Minimizing Makespan in a Two-Machine Flow Shop with Delays and Unit-Time Operations is NP-Hard

Abstract

One of the first problems to be studied in scheduling theory was the problem of minimizing the makespan in a two-machine flow shop. Johnson showed that this problem can be solved in O(n log n) time. A crucial assumption here is that the time needed to move a job from the first to the second machine is negligible. If this is not the case and if this ‘delay’ is not equal for all jobs, then the problem becomes NP-hard in the strong sense. We show that this is even the case if all processing times are equal to one. As a consequence, we show strong NP-hardness of a number of similar problems, including a severely restricted version of the Numerical 3-Dimensional Matching problem.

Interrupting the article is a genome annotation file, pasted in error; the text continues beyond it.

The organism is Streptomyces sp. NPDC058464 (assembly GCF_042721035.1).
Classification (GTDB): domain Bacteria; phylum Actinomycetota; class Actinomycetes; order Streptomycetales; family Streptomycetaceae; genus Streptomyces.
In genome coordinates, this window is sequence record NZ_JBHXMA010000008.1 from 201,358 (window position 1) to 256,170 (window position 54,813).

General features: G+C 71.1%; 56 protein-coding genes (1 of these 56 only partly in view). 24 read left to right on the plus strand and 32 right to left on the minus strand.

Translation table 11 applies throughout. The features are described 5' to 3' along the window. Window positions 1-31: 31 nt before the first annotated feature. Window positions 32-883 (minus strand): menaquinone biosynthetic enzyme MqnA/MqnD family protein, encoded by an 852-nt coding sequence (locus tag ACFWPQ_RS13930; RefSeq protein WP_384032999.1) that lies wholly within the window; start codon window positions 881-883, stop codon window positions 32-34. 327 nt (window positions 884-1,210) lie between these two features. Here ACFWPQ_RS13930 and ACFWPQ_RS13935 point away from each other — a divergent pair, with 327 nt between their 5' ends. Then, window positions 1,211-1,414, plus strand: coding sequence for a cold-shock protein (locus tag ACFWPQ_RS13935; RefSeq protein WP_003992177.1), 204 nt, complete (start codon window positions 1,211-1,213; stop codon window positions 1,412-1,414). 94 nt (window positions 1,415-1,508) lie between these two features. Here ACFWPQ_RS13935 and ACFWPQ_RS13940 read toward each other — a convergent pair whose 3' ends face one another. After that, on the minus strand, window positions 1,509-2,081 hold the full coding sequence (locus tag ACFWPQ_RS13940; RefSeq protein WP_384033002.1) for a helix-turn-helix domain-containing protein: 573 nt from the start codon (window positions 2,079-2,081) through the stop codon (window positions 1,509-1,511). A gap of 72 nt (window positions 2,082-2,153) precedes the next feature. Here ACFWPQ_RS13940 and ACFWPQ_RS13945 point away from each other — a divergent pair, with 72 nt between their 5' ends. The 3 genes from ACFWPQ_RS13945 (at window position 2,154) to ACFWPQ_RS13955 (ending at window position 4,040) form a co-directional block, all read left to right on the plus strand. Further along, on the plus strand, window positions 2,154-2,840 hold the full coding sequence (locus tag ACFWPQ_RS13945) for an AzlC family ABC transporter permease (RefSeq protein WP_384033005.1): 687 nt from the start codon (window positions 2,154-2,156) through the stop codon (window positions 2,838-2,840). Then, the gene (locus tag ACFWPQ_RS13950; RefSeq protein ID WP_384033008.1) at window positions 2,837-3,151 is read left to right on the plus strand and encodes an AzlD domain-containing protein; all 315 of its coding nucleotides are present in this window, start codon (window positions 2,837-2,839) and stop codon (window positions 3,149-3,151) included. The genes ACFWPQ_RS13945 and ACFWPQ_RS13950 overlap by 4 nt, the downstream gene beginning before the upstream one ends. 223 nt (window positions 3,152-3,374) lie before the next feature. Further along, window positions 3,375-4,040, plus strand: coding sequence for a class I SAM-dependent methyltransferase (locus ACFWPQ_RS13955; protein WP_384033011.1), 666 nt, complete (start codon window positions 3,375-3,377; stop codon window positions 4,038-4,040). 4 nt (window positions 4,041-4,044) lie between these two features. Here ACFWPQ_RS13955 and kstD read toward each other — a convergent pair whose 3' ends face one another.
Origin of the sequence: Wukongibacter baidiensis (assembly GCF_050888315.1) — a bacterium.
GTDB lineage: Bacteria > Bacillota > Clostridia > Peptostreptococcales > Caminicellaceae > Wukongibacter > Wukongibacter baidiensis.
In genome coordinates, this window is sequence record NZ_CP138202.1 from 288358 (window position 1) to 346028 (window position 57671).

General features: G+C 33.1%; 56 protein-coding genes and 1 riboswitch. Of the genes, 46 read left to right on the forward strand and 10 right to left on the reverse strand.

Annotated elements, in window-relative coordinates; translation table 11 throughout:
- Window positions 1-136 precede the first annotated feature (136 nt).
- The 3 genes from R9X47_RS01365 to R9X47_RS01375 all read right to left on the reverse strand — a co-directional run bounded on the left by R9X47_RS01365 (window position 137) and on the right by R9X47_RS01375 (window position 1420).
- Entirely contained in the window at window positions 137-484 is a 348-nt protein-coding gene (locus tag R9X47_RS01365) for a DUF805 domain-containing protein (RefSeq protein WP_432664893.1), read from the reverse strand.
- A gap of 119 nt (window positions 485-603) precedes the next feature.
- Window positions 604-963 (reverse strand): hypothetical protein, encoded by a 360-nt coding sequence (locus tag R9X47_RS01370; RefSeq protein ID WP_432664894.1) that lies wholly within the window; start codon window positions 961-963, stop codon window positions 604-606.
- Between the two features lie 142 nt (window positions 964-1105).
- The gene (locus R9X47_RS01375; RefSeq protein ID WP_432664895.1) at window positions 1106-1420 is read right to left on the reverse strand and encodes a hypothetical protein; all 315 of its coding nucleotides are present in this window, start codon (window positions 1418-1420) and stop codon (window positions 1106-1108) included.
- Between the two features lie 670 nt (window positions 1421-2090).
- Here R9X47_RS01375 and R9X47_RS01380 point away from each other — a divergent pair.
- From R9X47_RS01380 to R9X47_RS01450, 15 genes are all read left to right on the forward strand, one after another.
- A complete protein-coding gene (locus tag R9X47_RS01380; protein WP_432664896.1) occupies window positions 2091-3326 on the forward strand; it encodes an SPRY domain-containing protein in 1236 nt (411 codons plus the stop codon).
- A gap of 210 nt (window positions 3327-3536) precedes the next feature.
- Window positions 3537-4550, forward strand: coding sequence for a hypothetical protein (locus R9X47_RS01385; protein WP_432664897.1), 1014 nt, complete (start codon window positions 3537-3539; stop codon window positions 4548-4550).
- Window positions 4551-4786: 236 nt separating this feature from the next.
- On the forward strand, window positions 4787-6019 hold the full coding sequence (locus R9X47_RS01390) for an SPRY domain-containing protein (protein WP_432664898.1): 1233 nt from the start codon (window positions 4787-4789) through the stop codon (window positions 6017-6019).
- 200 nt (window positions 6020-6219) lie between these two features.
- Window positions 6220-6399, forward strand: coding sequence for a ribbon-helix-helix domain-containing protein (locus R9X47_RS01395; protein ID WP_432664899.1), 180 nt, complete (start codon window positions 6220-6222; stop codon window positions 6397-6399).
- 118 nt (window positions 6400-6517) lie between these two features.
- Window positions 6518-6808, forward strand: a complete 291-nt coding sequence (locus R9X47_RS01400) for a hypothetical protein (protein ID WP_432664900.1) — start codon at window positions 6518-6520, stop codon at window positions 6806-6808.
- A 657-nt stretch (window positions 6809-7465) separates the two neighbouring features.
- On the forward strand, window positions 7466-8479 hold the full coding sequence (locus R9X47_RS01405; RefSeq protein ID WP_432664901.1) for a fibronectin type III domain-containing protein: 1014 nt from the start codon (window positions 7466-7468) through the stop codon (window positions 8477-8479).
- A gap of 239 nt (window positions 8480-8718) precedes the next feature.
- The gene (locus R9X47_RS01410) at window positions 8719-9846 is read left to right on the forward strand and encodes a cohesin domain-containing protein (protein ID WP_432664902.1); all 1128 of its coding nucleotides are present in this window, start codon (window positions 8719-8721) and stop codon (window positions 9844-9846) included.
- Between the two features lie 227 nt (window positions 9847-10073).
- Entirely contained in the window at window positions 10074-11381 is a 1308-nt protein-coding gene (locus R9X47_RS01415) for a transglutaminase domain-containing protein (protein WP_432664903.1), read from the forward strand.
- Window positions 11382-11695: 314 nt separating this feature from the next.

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Correspondence to Han Hoogeveen.

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Yu, W., Hoogeveen, H. & Lenstra, J.K. Minimizing Makespan in a Two-Machine Flow Shop with Delays and Unit-Time Operations is NP-Hard. Journal of Scheduling 7, 333–348 (2004). https://doi.org/10.1023/B:JOSH.0000036858.59787.c2

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  • flow shop scheduling
  • intermediate delays
  • makespan
  • computational complexity
  • strong NP-hardness